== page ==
For looks, it is hard to beat a wood shingle roof. Over time it weathers out to a gray or soft silver that seems to root the house to the landscape. Several species are used: Western Red Cedar, Alaskan Yellow Cedar and Eastern White Cedar. Shingles are relatively smooth and cut to a uniform thickness, although they vary in width. Wood shakes are thicker and rougher, being split rather than sawn from the logs. Wood roofs are meant to breathe and should be laid over a substrate that allows air to circulate behind them: skip sheathing—wood strips or battens nailed directly to the roof rafters—is the traditional method of installing a wood shingle roof. About 10 years ago we began using a plastic matrix product that is something like a scrubby pad, which allows air to circulate behind the shingles. This product can be laid on top of a building-paper-coated plywood roof deck, making it ideal for a retrofit. Another method of getting air circulation behind the shingles is to lay them on pressure-treated lattice. For all their great looks, shingles and shakes are expensive to install and do require some periodic maintenance, typically in the form of washing to remove any mildew or moss, and then re-oiling with a clear wood finishing product. On our current Shingle-style project here in Manchester, Massachusetts, we’re using a wood shingle that is new to us: pressure-treated Southern Yellow Pine, which grays out in a few years to resemble cedar and is said to require no maintenance at all. A properly installed and maintained wood roof should last at least 30 to 50 years. In fact, we have seen roofs on which the shingles were still good after 25 years or so, but the galvanized nails were finally rusting, so be sure to use a high-quality stainless-steel nail!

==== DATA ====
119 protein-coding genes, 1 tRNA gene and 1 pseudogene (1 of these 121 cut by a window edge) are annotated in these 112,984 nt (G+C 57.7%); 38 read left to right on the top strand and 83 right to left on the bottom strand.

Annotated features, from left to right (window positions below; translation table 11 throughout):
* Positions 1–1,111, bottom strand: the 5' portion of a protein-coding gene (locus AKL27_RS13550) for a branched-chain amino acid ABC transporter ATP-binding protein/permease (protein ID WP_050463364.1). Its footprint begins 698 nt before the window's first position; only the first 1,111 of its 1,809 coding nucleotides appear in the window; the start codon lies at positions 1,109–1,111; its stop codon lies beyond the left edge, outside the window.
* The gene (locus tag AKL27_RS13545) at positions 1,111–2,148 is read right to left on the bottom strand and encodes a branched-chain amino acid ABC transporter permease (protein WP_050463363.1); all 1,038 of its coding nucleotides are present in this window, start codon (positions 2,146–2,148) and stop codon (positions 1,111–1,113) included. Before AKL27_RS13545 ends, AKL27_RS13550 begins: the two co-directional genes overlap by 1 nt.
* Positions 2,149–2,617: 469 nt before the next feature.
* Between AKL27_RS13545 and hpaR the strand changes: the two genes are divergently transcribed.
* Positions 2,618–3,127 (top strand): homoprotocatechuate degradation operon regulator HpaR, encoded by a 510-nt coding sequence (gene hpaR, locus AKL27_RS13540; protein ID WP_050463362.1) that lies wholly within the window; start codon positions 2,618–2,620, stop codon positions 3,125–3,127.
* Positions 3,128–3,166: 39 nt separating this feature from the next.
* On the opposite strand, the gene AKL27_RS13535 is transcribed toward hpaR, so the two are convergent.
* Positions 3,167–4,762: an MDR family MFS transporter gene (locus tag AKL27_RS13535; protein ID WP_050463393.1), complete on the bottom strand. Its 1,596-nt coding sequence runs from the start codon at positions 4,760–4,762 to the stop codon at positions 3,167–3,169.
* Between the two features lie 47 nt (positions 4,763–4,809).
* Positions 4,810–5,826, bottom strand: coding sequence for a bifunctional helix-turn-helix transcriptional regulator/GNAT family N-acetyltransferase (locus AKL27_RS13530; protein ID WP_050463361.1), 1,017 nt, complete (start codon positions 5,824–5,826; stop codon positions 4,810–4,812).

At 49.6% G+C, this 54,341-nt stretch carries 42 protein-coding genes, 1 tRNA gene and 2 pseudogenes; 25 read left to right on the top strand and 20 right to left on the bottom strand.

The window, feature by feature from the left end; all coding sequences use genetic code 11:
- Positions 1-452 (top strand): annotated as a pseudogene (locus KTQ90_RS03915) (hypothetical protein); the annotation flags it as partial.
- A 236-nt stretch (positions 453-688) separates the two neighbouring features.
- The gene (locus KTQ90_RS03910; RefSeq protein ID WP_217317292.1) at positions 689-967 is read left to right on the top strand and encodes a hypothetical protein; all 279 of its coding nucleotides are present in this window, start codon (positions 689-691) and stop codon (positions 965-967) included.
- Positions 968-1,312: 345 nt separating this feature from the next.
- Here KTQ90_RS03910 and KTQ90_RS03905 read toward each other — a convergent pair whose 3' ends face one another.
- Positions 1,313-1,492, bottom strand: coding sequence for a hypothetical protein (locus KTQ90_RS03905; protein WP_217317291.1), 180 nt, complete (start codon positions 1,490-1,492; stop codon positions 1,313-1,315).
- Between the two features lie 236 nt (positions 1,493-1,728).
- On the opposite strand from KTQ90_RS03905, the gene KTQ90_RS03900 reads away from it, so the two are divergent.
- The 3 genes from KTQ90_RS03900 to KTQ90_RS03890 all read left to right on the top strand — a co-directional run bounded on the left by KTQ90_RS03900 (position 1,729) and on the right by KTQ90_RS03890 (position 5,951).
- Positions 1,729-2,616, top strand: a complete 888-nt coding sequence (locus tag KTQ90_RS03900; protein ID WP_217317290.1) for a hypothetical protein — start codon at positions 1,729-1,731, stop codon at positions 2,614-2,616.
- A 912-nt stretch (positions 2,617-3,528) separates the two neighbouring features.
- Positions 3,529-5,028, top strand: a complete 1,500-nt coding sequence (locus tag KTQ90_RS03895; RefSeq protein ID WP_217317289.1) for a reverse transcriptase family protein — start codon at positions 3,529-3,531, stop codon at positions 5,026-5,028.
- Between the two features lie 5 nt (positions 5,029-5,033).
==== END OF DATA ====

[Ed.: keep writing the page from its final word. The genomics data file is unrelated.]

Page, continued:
Originally, our Craftsman-style bungalow in Santa Barbara, California, would have been clad in a combination of wood shingles and shakes, because the building needed that shaggy rough-hewn appearance to look authentic. However, because of fire danger, local codes now require all roofing materials to be fireproof. Accordingly, we used a heavy architectural asphalt shingle on the roof, and a cementitious shingle manufactured to look like a wood shake for the side walls — although they are suitable for use on the roof as well. Use of these “fake” shakes is rapidly increasing, both because they satisfy the strict fire codes in the West and because they are long lived and require no maintenance.
Slate and Fake Slate
In the Northeast slate was a traditional roofing material for high-end houses and municipal buildings. It is beautiful, lasts for generations, sheds ice and snow, and is very expensive. Because of its cost and weight, which requires a beefier roof structure to support, slate is not often used these days. Yet on our Billerica project, rebuilding Dick Silva’s burnt-out family home, we wanted the slate look. Again we turned to an “engineered” product, this time a slate lookalike fabricated from recycled rubber and plastic. At only about one-third the weight and cost of slate, these shingles can be installed using standard tools and techniques. From the street, the discerning eye might be able to tell the difference between engineered and the real McCoy, but most of us would be very house-proud with one of these roofs on our homes. Plus, these shingles are guaranteed to last for as long as 50 years.